In this article, we'll deep dive into all the basics to help you decide if AWS RDS is the right decision for your architecture and help you hit the ground running if you do end up AWS RDS.
For many decades now, relational databases (RDS) have been the place to store your data. They are pretty flexible often use some kind of SQL dialect, which is one of the main languages taught in computer science classes, and widely understood by the average developer.
Before the NoSQL movement started in 2009, there wasn't a question of whether relational databases were a good fit. The mainstream hosting providers didn't offer any alternatives.
Amazon Relational Database Service, or short AWS RDS, is AWS's relational database offering and one of the first cloud services they had in their portfolio. It's also the most mature one. But this means that it came long before the serverless movement at AWS started, so it isn't the first pick for serverless architectures.
If you want to leverage all your SQL knowledge but still get some serverless benefits in your next application, read on! This article will talk about AWS RDS and how it could be the database of choice.
First things first, RDS is just a service on top of EC2. While this might also be true for DynamoDB, the abstractions for RDS are much less sophisticated. In its most basic configuration, you don't tell AWS that you need a database with a specific number of tables; you tell them how many EC2 instances you need and what type of database should be installed on them.
For example, you need a cluster of four memory-optimized EC2 instances with MySQL installed. Then you can use the AWS RDS endpoint and login credentials with a MySQL client of your choice to connect from your application. AWS will then keep track of OS and DB updates for you and keep the cluster running, starting and stopping instances as your traffic changes over time.
This also means that you have to meddle with VPCs when using AWS RDS. A common issue with AWS Lambda to AWS RDS connections is timeouts. If your Lambda isn't in the same VPC as your RDS cluster, the function might not have permission to access it. The VPC binding is optional for Lambda functions, and you usually want to avoid it because it comes at quite some performance impact. But if you want to access a relational database, you have to bite the bullet.
The billing for basic AWS RDS is by the hour your instances run, even if you don't have anyone using them. Not the serverless way, right? But at least you know what you have to pay upfront.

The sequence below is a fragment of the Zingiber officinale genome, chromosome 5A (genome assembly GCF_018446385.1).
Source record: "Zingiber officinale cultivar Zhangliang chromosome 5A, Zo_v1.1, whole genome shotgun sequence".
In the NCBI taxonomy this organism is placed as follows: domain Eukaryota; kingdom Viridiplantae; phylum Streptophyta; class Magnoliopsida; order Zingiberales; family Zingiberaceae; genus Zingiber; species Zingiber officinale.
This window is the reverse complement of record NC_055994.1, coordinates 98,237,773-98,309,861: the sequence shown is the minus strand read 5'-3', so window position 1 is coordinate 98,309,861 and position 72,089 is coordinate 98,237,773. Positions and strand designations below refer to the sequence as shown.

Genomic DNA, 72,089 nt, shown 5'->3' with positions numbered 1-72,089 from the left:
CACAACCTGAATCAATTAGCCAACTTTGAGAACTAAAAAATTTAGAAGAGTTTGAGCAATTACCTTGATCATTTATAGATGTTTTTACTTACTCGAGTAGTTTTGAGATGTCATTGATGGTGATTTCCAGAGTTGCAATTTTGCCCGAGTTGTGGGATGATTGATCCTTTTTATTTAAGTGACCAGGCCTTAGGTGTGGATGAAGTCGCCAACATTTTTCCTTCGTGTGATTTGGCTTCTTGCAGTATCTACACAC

Yes, AWS RDS also has a free tier instance and 20GB of general-purpose storage for one year. It's only a tiny db.t2.micro EC2 instance means one core and 1GB of memory, but it should be enough for a small or experimental workload.
A few years ago, AWS released its own database engine, Amazon Aurora. It's an alternative to MySQL and PostgreSQL, to which it's also API compatible. According to AWS, it's faster than both open-source database engines on the same instance types.
While this meant some savings for people who already used this kind of database, Aurora later became part of AWS' serverless strategy. In 2018, they released Aurora Serverless, a particular configuration of Aurora that allows for on-demand billing and scaling.
With Aurora Serverless, you can use all your SQL skills and still have some of the serverless benefits known from DynamoDB. Sadly not all of them. While it frees you from thinking about instances and allows you to think more abstract in capacity units, the experience won't be as seamless as with DynamoDB.
Aurora Serverless allows scaling down to zero capacity, but AWS discourages this for production environments because it takes a few seconds to scale up and down. Also, the fact that this service is only available with the Aurora engine means it won't work with SQL Server or an Oracle DB.
Aurora serverless even got more awesome lately by removing even more non-serverless restrictions.
RDS is the base service, Aurora is a database engine you can use with RDS, and Aurora Serverless is a special serverless configuration for Aurora.
RDS allows to scale up and down, too, so you can use these essential features with other database engines, but it can't go down to zero, and it's much slower in doing so. Aurora serverless can scale up and down in below 30 seconds.
While billing and scaling are huge problems serverless tries to solve, there is another problem relational databases pose to serverless applications, their long-living connections.
Their creators build these databases with a long-running app server in mind. This means that considerable resources for a connection will be set up on the client and server-side at startup, and the app will reuse it for all requests.
Things are the opposite with serverless backends built on AWS Lambda. If we take cold-starts into account, they need to reconnect to the database for every event they handle. This means the overhead of establishing a connection has to be done on every cold-start, which can exhaust a database server quickly.
RDS Proxy tries to solve this issue by placing a proxy server between the database and the Lambda functions. This proxy server is now the one that gets hammered by Lambda invocations that constantly establish new connections to the database. The actual database server only has to keep the proxy connected and has more resources to do other work.
Amazon RDS Proxy is now generally available for Aurora MySQL, Aurora PostgreSQL, RDS MySQL, and RDS PostgreSQL.
With its latest update, Dashbird now includes monitoring RDS instances, clusters, and proxies. So, it's not only DynamoDB anymore if you want to build something with Dashbird insights!
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